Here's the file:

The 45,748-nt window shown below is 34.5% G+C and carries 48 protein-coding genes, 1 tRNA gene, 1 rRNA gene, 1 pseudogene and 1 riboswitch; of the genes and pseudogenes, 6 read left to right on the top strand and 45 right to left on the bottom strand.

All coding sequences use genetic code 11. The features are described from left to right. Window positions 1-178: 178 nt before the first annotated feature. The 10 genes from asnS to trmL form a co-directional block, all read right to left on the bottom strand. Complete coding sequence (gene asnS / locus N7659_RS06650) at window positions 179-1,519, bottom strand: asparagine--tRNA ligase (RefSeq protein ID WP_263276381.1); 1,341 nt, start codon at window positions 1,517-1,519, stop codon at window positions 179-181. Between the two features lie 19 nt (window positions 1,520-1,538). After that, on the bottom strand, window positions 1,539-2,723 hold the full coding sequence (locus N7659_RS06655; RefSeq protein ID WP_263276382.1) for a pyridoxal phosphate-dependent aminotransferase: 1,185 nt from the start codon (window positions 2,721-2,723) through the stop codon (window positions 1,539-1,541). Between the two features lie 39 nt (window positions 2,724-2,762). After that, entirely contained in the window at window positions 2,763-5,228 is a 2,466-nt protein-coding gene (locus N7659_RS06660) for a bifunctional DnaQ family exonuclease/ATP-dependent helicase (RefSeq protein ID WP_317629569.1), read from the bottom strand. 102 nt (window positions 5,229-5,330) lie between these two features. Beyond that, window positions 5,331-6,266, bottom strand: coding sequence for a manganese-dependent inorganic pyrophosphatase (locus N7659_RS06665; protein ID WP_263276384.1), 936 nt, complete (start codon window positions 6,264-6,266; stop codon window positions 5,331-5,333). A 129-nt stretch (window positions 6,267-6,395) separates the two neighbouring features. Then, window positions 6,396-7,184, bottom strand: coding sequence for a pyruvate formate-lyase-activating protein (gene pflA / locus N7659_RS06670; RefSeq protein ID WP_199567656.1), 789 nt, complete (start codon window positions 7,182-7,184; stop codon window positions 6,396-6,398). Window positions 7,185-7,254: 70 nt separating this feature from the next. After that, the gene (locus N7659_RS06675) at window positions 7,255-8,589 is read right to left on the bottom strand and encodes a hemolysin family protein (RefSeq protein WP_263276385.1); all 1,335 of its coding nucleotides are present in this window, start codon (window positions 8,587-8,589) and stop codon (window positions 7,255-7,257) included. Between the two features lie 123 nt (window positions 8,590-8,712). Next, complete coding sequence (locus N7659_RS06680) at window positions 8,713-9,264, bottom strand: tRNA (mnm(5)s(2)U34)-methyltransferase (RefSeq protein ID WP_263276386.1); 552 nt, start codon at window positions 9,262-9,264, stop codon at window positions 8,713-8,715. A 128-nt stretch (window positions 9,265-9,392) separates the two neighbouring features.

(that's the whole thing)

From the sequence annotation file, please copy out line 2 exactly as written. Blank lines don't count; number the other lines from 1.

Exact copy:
All coding sequences use genetic code 11. The features are described from left to right. Window positions 1-178: 178 nt before the first annotated feature. The 10 genes from asnS to trmL form a co-directional block, all read right to left on the bottom strand. Complete coding sequence (gene asnS / locus N7659_RS06650) at window positions 179-1,519, bottom strand: asparagine--tRNA ligase (RefSeq protein ID WP_263276381.1); 1,341 nt, start codon at window positions 1,517-1,519, stop codon at window positions 179-181. Between the two features lie 19 nt (window positions 1,520-1,538). After that, on the bottom strand, window positions 1,539-2,723 hold the full coding sequence (locus N7659_RS06655; RefSeq protein ID WP_263276382.1) for a pyridoxal phosphate-dependent aminotransferase: 1,185 nt from the start codon (window positions 2,721-2,723) through the stop codon (window positions 1,539-1,541). Between the two features lie 39 nt (window positions 2,724-2,762). After that, entirely contained in the window at window positions 2,763-5,228 is a 2,466-nt protein-coding gene (locus N7659_RS06660) for a bifunctional DnaQ family exonuclease/ATP-dependent helicase (RefSeq protein ID WP_317629569.1), read from the bottom strand. 102 nt (window positions 5,229-5,330) lie between these two features. Beyond that, window positions 5,331-6,266, bottom strand: coding sequence for a manganese-dependent inorganic pyrophosphatase (locus N7659_RS06665; protein ID WP_263276384.1), 936 nt, complete (start codon window positions 6,264-6,266; stop codon window positions 5,331-5,333). A 129-nt stretch (window positions 6,267-6,395) separates the two neighbouring features. Then, window positions 6,396-7,184, bottom strand: coding sequence for a pyruvate formate-lyase-activating protein (gene pflA / locus N7659_RS06670; RefSeq protein ID WP_199567656.1), 789 nt, complete (start codon window positions 7,182-7,184; stop codon window positions 6,396-6,398). Window positions 7,185-7,254: 70 nt separating this feature from the next. After that, the gene (locus N7659_RS06675) at window positions 7,255-8,589 is read right to left on the bottom strand and encodes a hemolysin family protein (RefSeq protein WP_263276385.1); all 1,335 of its coding nucleotides are present in this window, start codon (window positions 8,587-8,589) and stop codon (window positions 7,255-7,257) included. Between the two features lie 123 nt (window positions 8,590-8,712). Next, complete coding sequence (locus N7659_RS06680) at window positions 8,713-9,264, bottom strand: tRNA (mnm(5)s(2)U34)-methyltransferase (RefSeq protein ID WP_263276386.1); 552 nt, start codon at window positions 9,262-9,264, stop codon at window positions 8,713-8,715. A 128-nt stretch (window positions 9,265-9,392) separates the two neighbouring features.